When it comes to the opioid crisis in America, Black people are being left out of the conversation.
The Centers for Disease Control and Prevention (CDC) found 20% of opioid-related overdoses are people of color. However, the number of Black people who overdose is unknown — further illustrating the exclusion of Black people.
Roughly 130 Americans die every day from an opioid overdose, according to the CDC. Opioids, which include illicit drugs such as heroin and prescribed painkillers such as oxycodone, have led to the deaths of nearly 400,000 people from 1999 to 2017. The epidemic, which started in white, middle class neighborhoods, is largely portrayed with compassion in the media. The same compassion isn’t afforded to Black people who use opioids.
Natasha Cheatham is looking to change that.
Cheatham’s addiction to alcohol and drugs began in 2006, when she was just 15 years old. By that time, she had been the caretaker for her mother, who struggles with both addiction and schizoaffective disorder, for nearly five years. After nearly a decade of substance abuse, Cheatham, 29, worked to get sober. She was often the only Black person in recovery spaces, and typically the youngest person in the room. This experience led her to create the Minority Recovery Collective Inc. (MRCI) in November 2018.
MRCI aims to “provide mental health education and recovery support services for minority youth and young adults overcoming addiction, mental illness and trauma,” according to its website.
The nonprofit offers several programs, including “sober socials,” where recovering addicts and individuals looking to get sober can gather, as well as educational programs to talk about addiction as it relates to the Black community.
“I wanted to provide the support that I never had,” Cheatham said.
In her Jan. 6 presentation, “It’s Just Pills: Opioids in the Black Community,” Cheatham discussed “lean,” an often-overlooked form of opioid abuse that is popular predominantly among Black youth.
“It was an easy choice to focus on lean,” Cheatham said in an interview after her presentation. “I’m a Black, queer woman, so representation is important to me period.” While she grew up in Indianapolis, Cheatham was born in Houston and was familiar with lean. “I wanted our story to be heard. A lot of people talk about and do lean, but they don’t know that lean is directly correlated with opioids.”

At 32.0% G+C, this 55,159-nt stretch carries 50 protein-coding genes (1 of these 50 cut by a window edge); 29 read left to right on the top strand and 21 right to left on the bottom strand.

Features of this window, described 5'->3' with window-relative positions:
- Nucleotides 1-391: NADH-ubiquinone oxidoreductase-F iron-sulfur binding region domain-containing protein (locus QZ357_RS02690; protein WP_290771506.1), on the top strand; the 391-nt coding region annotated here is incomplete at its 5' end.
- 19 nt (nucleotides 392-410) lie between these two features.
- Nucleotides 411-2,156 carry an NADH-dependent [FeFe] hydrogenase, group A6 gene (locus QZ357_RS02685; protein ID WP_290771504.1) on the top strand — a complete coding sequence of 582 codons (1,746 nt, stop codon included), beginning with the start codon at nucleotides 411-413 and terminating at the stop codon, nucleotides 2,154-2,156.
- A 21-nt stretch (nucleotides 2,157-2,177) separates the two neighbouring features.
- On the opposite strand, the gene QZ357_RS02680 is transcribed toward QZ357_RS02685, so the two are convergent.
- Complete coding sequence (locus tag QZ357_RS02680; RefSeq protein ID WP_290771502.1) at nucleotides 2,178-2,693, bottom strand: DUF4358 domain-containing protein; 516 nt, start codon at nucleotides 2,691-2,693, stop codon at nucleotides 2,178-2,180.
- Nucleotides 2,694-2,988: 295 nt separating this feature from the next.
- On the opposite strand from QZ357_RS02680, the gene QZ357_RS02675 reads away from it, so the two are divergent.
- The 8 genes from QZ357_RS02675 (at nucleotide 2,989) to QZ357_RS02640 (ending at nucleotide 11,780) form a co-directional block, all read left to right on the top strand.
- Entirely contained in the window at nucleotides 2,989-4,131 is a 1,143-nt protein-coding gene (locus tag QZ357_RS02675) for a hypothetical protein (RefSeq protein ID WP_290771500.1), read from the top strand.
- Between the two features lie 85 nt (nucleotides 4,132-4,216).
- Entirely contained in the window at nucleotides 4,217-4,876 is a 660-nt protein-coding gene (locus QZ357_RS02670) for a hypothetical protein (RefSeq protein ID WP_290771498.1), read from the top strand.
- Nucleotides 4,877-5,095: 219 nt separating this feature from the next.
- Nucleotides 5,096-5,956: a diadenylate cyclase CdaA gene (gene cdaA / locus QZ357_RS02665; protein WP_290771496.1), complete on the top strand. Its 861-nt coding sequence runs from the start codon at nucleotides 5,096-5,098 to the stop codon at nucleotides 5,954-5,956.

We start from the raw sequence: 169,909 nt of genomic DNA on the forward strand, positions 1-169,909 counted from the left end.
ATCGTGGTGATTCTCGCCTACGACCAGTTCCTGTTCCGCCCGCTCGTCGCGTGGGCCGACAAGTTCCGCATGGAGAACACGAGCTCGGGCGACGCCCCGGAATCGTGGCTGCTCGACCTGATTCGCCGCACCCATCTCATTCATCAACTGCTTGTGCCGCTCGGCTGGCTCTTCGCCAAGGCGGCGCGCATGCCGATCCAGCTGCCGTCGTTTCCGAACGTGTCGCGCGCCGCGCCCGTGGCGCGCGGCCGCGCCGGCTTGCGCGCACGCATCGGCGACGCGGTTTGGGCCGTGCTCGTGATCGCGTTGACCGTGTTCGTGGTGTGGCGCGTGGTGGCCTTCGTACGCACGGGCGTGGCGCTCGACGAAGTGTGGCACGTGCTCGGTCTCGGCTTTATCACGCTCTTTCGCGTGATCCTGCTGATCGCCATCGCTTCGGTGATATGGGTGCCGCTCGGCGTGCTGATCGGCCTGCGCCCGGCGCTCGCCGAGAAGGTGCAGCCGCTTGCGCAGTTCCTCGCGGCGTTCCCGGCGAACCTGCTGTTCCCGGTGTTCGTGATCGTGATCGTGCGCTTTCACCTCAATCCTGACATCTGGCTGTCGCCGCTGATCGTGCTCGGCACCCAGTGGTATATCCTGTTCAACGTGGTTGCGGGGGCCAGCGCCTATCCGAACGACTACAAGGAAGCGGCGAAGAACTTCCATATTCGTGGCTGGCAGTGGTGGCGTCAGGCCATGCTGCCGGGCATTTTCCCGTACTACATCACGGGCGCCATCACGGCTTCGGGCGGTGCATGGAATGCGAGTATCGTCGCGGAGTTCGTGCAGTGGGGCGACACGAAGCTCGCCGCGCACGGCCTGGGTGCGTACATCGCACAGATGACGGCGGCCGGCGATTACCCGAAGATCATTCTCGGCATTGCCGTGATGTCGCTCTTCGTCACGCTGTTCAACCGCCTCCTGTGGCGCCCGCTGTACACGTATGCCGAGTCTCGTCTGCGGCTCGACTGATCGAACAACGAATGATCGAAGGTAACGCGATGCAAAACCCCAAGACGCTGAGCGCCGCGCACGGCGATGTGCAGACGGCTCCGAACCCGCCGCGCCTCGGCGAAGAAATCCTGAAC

Lean is a combination of cough syrup — which contains both codeine and promethazine — and soda. Users typically add candy to mask the flavor of the cough syrup, and alcohol to make it more potent.
Codeine has an almost identical chemical compound to heroin, leading lean to be dubbed “liquid heroin.” Like heroin, lean creates a sense of euphoria in users, and has many similar side effects, including respiratory and central nervous system depression, decreased pulse and blood pressure, and death. Codeine, like other opioids, is highly addictive.
Lean, sometimes referred to as “Texas Tea,” “sizzurp” or “purple drank” was popularized by Houston rapper DJ Screw, born Robert Davis Jr. Davis died of a codeine overdose in 2000 at the age of 29. Rappers such as Future and Lil Wayne often refer to the drug in their songs, leading to what Cheatham believes is a dangerous form of social acceptance.
“A lot of times, kids don’t even realize they’re using opioids,” Cheatham said in her presentation. “Some artists and people on social media are perpetuating a lifestyle, and kids and young adults are following the example.”
With the high prices of cough syrup containing codeine — the Drug Enforcement Agency reports that an eight-ounce bottle can range from $200 to $300 — lean has become an indicator of social status.
“Only ballers can afford it,” Cheatham said of the mindset surrounding lean. “A lot of people associate lean with status, they want clout or want to go viral.”
The CDC found that the number of hospital visits for codeine-related illness spiked 286% from 2004 to 2011.
And while teenagers can search “#sizzurp” on Instragram and yield over 500 results, no treatment specifically for codeine addiction exists, despite the impact the drug is having on communities.
Cheatham believes that people need to have conversations about addiction and mental health to fully understand their experiences, and to begin healing.
“We can no longer say Uncle Johnny drinks too much. Uncle Johnny’s an alcoholic, and he needs to go to rehab,” Cheatham said. “It’s the same with mental illness. We can’t sweep it under the rug. … We have to have honest conversations about it, and understand that the resources available, while they may not be what we want, they are what we have.”
Cheatham acknowledges that the lack of representation in addiction recovery services did affect her own recovery journey. After being shuffled around from therapist to therapist, she got discouraged and stopped going.
“It’s easy for people of color to say, ‘My therapist doesn’t look like me, so I’m not going to go,’ and the same goes for doctors,” Cheatham said. “I absolutely understand the importance of representation and having someone who looks like you in your recovery, but you have to do something until you can get to that.”
Contact staff writer Breanna Cooper at 317-762-7848. Follow her on Twitter @BreannaNCooper.